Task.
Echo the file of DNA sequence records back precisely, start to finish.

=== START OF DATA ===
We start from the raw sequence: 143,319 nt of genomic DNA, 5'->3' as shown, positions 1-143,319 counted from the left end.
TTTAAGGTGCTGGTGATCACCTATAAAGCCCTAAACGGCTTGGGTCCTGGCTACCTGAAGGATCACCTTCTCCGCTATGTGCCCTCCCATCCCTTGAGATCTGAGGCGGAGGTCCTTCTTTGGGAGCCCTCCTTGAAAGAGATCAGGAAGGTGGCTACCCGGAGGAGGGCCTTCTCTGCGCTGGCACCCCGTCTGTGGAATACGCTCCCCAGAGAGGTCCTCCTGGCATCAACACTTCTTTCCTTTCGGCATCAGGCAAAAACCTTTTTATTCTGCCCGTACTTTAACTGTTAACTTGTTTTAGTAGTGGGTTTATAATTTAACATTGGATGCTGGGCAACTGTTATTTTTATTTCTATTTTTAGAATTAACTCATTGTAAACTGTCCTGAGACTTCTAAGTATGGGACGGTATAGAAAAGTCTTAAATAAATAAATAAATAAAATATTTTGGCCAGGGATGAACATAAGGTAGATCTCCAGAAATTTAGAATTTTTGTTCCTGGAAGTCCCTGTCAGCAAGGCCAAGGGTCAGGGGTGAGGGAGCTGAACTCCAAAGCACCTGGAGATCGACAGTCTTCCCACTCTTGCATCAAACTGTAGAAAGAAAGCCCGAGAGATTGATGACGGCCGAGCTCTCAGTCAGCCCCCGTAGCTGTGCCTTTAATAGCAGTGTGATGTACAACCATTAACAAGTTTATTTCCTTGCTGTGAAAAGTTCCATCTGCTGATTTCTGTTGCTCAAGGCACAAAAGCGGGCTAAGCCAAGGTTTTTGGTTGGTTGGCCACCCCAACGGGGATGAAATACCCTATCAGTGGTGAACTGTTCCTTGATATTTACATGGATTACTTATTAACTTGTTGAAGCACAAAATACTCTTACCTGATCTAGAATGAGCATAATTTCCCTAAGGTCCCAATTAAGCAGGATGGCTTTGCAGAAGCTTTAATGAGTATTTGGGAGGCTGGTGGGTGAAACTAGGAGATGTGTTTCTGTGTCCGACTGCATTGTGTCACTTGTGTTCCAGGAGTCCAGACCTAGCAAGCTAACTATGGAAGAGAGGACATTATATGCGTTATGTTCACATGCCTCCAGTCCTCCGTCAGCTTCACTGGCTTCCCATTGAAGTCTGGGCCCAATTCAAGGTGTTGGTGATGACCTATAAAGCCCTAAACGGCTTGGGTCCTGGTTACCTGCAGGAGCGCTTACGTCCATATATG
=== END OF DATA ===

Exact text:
We start from the raw sequence: 143,319 nt of genomic DNA, 5'->3' as shown, positions 1-143,319 counted from the left end.
TTTAAGGTGCTGGTGATCACCTATAAAGCCCTAAACGGCTTGGGTCCTGGCTACCTGAAGGATCACCTTCTCCGCTATGTGCCCTCCCATCCCTTGAGATCTGAGGCGGAGGTCCTTCTTTGGGAGCCCTCCTTGAAAGAGATCAGGAAGGTGGCTACCCGGAGGAGGGCCTTCTCTGCGCTGGCACCCCGTCTGTGGAATACGCTCCCCAGAGAGGTCCTCCTGGCATCAACACTTCTTTCCTTTCGGCATCAGGCAAAAACCTTTTTATTCTGCCCGTACTTTAACTGTTAACTTGTTTTAGTAGTGGGTTTATAATTTAACATTGGATGCTGGGCAACTGTTATTTTTATTTCTATTTTTAGAATTAACTCATTGTAAACTGTCCTGAGACTTCTAAGTATGGGACGGTATAGAAAAGTCTTAAATAAATAAATAAATAAAATATTTTGGCCAGGGATGAACATAAGGTAGATCTCCAGAAATTTAGAATTTTTGTTCCTGGAAGTCCCTGTCAGCAAGGCCAAGGGTCAGGGGTGAGGGAGCTGAACTCCAAAGCACCTGGAGATCGACAGTCTTCCCACTCTTGCATCAAACTGTAGAAAGAAAGCCCGAGAGATTGATGACGGCCGAGCTCTCAGTCAGCCCCCGTAGCTGTGCCTTTAATAGCAGTGTGATGTACAACCATTAACAAGTTTATTTCCTTGCTGTGAAAAGTTCCATCTGCTGATTTCTGTTGCTCAAGGCACAAAAGCGGGCTAAGCCAAGGTTTTTGGTTGGTTGGCCACCCCAACGGGGATGAAATACCCTATCAGTGGTGAACTGTTCCTTGATATTTACATGGATTACTTATTAACTTGTTGAAGCACAAAATACTCTTACCTGATCTAGAATGAGCATAATTTCCCTAAGGTCCCAATTAAGCAGGATGGCTTTGCAGAAGCTTTAATGAGTATTTGGGAGGCTGGTGGGTGAAACTAGGAGATGTGTTTCTGTGTCCGACTGCATTGTGTCACTTGTGTTCCAGGAGTCCAGACCTAGCAAGCTAACTATGGAAGAGAGGACATTATATGCGTTATGTTCACATGCCTCCAGTCCTCCGTCAGCTTCACTGGCTTCCCATTGAAGTCTGGGCCCAATTCAAGGTGTTGGTGATGACCTATAAAGCCCTAAACGGCTTGGGTCCTGGTTACCTGCAGGAGCGCTTACGTCCATATATG